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problems with extended ascii characters in filenames

by zentara (Archbishop)
on Mar 16, 2006 at 00:21 UTC ( #537003=perlquestion: print w/replies, xml ) Need Help??

zentara has asked for the wisdom of the Perl Monks concerning the following question:

Hi, while testing Tk-thumbnail-viewer , I came across a problem, which I can't resolve. If you descend into the image subdir art/Paintings/Van_Gogh , there is a file named
Van_Gogh__Landscape_at_Saint_Rémy .png
as seen in Midnight Commander. If I do a dir, I see
Van_Gogh__Landscape_at_Saint_R\303\251my\ .png
Needless to say, when I try to open the file in my Tk program, it complains that "no such file exists". There are a few other files named this way, in the clipart package, and I want to know how to deal with them, so they will load in Perl.

My c based apps seem to find it.

I tried it from a gtk2 version of my viewer, and I get

*** Failed to open file './wpclipart_src-1.7/art/Paintings/Van_Gogh/ +Van_Gogh__Landscape_at_Saint_R©my .png': No such file or directory +at ./gtk2_thumbnail_viewer1 line 272.
Somehow the Rémy turned into R©my ??

Can anyone explain this for me?

I'm not really a human, but I play one on earth. flash japh

Replies are listed 'Best First'.
Re: problems with extended ascii characters in filenames
by graff (Chancellor) on Mar 16, 2006 at 02:11 UTC
    Somehow the Rémy turned into R©my ??

    The original file name (as read from the directory entry) has a single "é" character, small letter e with acute, encoded in utf8 (which makes it a two-byte sequence: 0xc3 0xa9).

    The way it turns into the apparent three character sequence you see can be demonstrated like this:

    perl -CS -e 'print chr(0xc3),chr(0xa9)' | od -txC # outputs: 0000000 c3 83 c2 a9 + 0000004
    (The one-liner is taking the two single-byte "characters", and converting them to utf8 byte sequences on output.)

    Now, if you look at that four-byte sequence on an iso-8859-1 type of display window, you'll see only the three characters you mentioned (Ã Â ©), because those are the letters associated in 8859-1 with those the first, third and fourth byte values. The second byte of the four (0x83) is supposed to be a control character of some sort in 8859, and won't be visible at all (the display window just ignores it).

    So the problem is that a utf8 wide character contained in a directory entry is being treated as if it were iso-8859-1 (or cp1252, which would be equivalent for the original two byte sequence), and is being converted to utf8.

    You may be able to keep that from happening, by flagging the file name as being a utf8 string yourself, as soon as you read it from the directory -- e.g.:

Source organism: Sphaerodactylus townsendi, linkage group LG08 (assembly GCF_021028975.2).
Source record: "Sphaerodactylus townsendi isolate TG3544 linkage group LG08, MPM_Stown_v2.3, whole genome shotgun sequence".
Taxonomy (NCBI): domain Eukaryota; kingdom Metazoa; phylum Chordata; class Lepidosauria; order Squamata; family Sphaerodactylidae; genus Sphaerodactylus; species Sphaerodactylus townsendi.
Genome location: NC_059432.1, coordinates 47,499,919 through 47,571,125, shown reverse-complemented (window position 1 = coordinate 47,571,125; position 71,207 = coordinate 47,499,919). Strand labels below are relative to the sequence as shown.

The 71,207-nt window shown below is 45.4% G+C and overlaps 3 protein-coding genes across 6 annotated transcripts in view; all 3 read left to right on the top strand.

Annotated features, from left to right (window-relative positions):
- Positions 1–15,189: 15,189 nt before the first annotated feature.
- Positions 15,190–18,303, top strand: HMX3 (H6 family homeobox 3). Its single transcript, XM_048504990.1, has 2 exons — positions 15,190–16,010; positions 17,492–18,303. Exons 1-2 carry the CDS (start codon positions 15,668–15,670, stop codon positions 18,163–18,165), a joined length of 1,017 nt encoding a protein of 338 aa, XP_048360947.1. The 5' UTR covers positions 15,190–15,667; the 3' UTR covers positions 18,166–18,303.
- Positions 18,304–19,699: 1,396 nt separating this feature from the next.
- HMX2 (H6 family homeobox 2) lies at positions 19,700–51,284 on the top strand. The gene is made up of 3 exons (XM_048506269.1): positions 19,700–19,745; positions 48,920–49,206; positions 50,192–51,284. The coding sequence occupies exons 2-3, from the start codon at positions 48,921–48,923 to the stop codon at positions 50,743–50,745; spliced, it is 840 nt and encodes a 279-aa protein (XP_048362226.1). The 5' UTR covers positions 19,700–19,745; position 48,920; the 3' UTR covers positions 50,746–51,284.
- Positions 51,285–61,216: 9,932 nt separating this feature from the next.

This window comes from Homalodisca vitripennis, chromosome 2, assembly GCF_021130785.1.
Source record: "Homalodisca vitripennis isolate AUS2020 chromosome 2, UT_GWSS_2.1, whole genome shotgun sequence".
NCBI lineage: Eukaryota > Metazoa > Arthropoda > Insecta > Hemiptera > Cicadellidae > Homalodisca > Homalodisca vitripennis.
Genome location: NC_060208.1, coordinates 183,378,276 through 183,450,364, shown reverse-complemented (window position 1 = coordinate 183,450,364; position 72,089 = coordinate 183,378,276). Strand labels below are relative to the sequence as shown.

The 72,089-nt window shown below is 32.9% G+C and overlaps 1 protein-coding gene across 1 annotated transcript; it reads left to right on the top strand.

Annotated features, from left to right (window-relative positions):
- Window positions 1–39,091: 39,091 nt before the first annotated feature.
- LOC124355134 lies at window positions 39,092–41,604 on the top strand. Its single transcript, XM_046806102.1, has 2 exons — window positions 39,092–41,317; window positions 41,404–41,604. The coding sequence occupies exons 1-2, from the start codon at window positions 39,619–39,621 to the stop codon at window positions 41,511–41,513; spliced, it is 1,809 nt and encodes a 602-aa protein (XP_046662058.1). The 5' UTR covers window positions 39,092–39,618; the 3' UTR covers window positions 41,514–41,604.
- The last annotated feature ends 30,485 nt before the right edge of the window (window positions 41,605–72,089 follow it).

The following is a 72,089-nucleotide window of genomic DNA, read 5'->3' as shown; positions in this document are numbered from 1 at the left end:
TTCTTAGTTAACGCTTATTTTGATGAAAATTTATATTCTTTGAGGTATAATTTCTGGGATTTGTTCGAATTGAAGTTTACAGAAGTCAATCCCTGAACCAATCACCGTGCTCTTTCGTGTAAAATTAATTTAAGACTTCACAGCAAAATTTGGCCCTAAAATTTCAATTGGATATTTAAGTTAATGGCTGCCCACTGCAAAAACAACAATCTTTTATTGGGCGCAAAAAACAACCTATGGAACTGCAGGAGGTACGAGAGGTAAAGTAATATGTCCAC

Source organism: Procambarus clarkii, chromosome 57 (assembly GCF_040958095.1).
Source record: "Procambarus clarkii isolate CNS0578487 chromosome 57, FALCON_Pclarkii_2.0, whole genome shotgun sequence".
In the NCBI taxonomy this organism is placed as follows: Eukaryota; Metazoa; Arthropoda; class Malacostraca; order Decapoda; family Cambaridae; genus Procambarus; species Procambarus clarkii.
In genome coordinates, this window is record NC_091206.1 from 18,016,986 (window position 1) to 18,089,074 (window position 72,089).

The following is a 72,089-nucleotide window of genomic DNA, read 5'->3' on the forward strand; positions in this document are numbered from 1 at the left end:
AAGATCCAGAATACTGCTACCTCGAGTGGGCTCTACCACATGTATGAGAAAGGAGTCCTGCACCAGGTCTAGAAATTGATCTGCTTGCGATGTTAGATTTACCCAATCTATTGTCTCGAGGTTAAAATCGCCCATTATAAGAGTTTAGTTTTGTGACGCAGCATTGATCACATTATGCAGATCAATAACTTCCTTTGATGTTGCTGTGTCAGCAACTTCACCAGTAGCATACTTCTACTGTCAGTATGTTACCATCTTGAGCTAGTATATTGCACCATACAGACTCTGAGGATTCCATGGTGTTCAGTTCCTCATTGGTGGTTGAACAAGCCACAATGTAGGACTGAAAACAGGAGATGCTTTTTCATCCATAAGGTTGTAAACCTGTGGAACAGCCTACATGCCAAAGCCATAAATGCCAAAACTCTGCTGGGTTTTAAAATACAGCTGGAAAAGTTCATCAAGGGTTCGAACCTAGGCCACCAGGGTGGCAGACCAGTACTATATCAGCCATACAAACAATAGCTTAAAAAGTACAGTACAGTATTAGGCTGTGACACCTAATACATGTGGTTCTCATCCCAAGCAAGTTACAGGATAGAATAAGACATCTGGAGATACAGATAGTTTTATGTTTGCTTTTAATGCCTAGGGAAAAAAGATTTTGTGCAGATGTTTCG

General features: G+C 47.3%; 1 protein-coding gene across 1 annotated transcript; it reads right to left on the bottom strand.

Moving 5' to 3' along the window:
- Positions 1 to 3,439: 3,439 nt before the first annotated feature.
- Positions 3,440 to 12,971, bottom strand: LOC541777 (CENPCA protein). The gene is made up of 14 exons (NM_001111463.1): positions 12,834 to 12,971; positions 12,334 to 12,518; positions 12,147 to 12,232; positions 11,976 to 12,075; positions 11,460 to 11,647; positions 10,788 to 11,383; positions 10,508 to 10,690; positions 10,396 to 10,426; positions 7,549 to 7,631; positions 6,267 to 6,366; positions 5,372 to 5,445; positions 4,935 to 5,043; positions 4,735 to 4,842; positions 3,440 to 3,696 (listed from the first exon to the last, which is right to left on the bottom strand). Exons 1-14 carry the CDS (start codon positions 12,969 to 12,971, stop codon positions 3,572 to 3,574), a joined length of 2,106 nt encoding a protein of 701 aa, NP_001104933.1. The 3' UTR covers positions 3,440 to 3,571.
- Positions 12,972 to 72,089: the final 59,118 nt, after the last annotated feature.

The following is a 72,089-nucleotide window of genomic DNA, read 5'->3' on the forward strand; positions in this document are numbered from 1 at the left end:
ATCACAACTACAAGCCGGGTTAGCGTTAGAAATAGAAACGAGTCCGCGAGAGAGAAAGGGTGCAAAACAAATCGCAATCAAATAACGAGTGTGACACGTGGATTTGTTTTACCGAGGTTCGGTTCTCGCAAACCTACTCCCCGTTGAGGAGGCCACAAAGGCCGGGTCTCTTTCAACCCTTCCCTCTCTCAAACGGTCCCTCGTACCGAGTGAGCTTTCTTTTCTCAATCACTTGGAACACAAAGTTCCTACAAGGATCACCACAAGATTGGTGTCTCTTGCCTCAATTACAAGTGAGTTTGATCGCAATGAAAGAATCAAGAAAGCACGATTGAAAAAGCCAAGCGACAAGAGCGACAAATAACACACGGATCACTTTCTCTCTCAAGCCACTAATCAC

use Encode; opendir( D, $path ); @datafiles = grep { -f }, readdir( D ); $_ = decode( 'utf8', $_ ) for ( @datafiles );
    The decode function won't really alter the file name strings at all (unless there happen to be bytes that are neither ASCII nor part of a valid utf8 character); it simply sets the utf8 flag on the scalars holding the strings.

    Once perl knows the strings are utf8 (because they are flagged as such), nothing else downstream is likely to convert them to utf8 again and thereby screw them up (which is what is happening now).

    (updated to fix grammar)
    (also updated last code snippet, to fix array name)


      I have similar fights with HTML. While I know the source of the problem is utf8 related I've never really been able to get to the bottom of it. I still come across both Rémy and R©my!

      This is the first time I've come across such a clear, straightforward explanation of what is actually happening. Hopefully, armed with your insights, I now have at least half a chance of avoiding these "screw ups" in future.

      Many thanks!


        As for HTML and Perl source code: Once you start using UTF-8 here, you must not re-save the same files from text editors which do not yet support UTF-8, otherwise the extended characters in the source text get messed up.

        There are unfortunately still quite a lot of programs which only support Latin-1 (iso-8859-1) encoding. In HTML, you could get around the problem with the classic solution of the nineties: writing HTML entities, like é for é etc.

        For the same backward compatibility reason, I usually avoid any non-ASCII character (i.e. ord($char)>127) in filenames.

      Thanks for the excellent lesson, graff. It works. I was wondering why you used the syntax
      $_ = decode( 'utf8', $_ ) for ( @datafiles ); #instead of @files = map { decode( 'utf8', $_ ) } @files;
      Does it matter?

      I'm not really a human, but I play one on earth. flash japh
        It probably doesn't matter.
Re: problems with extended ascii characters in filenames
by duckyd (Hermit) on Mar 17, 2006 at 00:42 UTC
      Yeah, there a 3 informative Perl related entries there.

      I'm not really a human, but I play one on earth. flash japh

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